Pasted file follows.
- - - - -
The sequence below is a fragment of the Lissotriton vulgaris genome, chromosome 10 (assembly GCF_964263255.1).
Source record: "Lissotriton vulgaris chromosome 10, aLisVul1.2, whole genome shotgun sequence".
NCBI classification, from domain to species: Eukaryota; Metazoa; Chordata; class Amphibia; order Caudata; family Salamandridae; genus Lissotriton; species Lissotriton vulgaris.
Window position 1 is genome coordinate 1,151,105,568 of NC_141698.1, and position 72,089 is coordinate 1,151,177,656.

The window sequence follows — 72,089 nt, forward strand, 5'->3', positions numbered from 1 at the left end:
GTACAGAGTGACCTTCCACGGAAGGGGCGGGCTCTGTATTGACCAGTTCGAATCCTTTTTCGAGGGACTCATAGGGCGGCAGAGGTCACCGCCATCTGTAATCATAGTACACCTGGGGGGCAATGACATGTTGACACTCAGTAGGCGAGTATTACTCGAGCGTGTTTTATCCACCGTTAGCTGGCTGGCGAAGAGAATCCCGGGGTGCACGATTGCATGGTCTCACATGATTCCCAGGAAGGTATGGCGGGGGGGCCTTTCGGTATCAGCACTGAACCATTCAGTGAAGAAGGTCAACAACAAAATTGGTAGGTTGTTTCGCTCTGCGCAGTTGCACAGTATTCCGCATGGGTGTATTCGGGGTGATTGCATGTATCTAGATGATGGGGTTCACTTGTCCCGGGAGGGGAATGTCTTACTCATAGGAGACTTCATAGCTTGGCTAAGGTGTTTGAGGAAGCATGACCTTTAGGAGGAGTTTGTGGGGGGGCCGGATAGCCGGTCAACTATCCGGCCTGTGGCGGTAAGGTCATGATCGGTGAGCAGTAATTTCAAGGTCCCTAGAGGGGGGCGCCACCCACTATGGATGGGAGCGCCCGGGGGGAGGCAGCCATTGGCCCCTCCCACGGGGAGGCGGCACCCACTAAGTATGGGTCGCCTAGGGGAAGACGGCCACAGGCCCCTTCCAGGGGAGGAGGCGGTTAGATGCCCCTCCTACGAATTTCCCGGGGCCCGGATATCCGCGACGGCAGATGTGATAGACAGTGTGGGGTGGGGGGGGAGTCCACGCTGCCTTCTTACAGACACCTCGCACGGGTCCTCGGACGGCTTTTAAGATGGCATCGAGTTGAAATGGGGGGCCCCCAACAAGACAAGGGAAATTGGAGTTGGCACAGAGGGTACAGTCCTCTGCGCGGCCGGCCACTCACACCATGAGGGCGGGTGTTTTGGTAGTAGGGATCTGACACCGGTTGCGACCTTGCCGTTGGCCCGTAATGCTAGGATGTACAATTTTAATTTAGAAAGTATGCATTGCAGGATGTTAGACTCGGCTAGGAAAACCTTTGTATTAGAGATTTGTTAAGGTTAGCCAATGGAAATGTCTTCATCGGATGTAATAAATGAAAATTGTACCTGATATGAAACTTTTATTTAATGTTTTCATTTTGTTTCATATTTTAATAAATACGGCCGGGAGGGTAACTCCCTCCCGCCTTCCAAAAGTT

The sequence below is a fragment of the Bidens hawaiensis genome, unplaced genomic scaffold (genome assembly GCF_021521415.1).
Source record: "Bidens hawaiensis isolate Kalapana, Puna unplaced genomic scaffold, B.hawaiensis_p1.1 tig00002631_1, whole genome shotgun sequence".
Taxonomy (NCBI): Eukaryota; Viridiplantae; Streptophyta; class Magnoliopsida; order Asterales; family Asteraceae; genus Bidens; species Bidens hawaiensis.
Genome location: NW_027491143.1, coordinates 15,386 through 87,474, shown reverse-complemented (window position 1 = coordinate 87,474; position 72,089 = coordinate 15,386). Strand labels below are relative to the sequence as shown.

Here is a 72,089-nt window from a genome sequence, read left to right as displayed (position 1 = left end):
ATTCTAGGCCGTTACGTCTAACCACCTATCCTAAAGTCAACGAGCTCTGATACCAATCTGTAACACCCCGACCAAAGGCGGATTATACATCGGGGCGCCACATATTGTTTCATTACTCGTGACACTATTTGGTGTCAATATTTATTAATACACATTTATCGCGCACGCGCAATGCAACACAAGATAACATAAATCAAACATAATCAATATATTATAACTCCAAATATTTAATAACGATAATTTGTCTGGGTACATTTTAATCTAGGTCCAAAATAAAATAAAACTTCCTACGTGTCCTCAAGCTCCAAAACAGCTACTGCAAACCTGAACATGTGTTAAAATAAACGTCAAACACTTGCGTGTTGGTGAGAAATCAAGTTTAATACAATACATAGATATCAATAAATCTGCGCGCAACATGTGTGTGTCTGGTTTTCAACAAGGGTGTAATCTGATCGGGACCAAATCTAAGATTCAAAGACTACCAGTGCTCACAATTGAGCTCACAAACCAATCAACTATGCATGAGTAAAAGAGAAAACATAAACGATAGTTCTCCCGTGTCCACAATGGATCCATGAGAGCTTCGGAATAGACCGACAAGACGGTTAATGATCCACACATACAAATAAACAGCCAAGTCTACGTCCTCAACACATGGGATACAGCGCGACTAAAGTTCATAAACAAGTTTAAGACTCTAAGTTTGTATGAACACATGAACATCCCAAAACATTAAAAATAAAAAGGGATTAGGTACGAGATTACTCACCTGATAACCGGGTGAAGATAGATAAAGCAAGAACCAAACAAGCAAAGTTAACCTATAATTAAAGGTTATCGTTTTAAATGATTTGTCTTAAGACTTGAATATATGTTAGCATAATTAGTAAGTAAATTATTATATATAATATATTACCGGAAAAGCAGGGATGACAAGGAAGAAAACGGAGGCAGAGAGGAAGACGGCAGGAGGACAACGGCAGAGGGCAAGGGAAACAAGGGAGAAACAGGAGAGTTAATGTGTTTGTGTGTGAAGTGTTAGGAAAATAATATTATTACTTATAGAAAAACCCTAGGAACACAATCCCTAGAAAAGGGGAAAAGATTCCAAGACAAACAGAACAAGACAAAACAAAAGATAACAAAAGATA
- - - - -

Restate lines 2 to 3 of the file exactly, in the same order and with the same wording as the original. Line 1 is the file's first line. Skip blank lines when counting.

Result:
Source record: "Lissotriton vulgaris chromosome 10, aLisVul1.2, whole genome shotgun sequence".
NCBI classification, from domain to species: Eukaryota; Metazoa; Chordata; class Amphibia; order Caudata; family Salamandridae; genus Lissotriton; species Lissotriton vulgaris.